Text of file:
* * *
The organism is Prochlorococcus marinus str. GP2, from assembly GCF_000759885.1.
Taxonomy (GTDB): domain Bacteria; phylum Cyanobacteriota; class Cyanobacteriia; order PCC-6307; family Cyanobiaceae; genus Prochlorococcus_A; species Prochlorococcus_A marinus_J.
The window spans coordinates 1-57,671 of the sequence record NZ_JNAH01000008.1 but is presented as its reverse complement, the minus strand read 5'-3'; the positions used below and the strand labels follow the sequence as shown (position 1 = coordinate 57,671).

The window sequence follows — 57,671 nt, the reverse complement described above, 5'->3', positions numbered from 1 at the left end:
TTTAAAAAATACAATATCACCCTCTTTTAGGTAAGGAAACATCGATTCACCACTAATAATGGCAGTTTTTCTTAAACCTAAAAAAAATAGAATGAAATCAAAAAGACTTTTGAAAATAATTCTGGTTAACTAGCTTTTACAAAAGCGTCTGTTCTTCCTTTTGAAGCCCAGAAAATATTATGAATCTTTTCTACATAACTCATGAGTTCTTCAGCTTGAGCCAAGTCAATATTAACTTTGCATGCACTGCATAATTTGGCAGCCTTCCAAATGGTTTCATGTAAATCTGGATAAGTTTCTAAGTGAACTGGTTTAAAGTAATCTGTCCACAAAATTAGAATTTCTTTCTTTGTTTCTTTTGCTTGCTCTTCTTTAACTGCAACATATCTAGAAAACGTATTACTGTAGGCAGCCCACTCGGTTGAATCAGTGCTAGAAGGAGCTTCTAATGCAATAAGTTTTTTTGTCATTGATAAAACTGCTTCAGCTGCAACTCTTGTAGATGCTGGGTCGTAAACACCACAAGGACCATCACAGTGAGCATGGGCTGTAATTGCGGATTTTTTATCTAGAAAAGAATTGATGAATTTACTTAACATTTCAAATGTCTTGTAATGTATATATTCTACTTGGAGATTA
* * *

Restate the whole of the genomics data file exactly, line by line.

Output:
The organism is Prochlorococcus marinus str. GP2, from assembly GCF_000759885.1.
Taxonomy (GTDB): domain Bacteria; phylum Cyanobacteriota; class Cyanobacteriia; order PCC-6307; family Cyanobiaceae; genus Prochlorococcus_A; species Prochlorococcus_A marinus_J.
The window spans coordinates 1-57,671 of the sequence record NZ_JNAH01000008.1 but is presented as its reverse complement, the minus strand read 5'-3'; the positions used below and the strand labels follow the sequence as shown (position 1 = coordinate 57,671).

The window sequence follows — 57,671 nt, the reverse complement described above, 5'->3', positions numbered from 1 at the left end:
TTTAAAAAATACAATATCACCCTCTTTTAGGTAAGGAAACATCGATTCACCACTAATAATGGCAGTTTTTCTTAAACCTAAAAAAAATAGAATGAAATCAAAAAGACTTTTGAAAATAATTCTGGTTAACTAGCTTTTACAAAAGCGTCTGTTCTTCCTTTTGAAGCCCAGAAAATATTATGAATCTTTTCTACATAACTCATGAGTTCTTCAGCTTGAGCCAAGTCAATATTAACTTTGCATGCACTGCATAATTTGGCAGCCTTCCAAATGGTTTCATGTAAATCTGGATAAGTTTCTAAGTGAACTGGTTTAAAGTAATCTGTCCACAAAATTAGAATTTCTTTCTTTGTTTCTTTTGCTTGCTCTTCTTTAACTGCAACATATCTAGAAAACGTATTACTGTAGGCAGCCCACTCGGTTGAATCAGTGCTAGAAGGAGCTTCTAATGCAATAAGTTTTTTTGTCATTGATAAAACTGCTTCAGCTGCAACTCTTGTAGATGCTGGGTCGTAAACACCACAAGGACCATCACAGTGAGCATGGGCTGTAATTGCGGATTTTTTATCTAGAAAAGAATTGATGAATTTACTTAACATTTCAAATGTCTTGTAATGTATATATTCTACTTGGAGATTA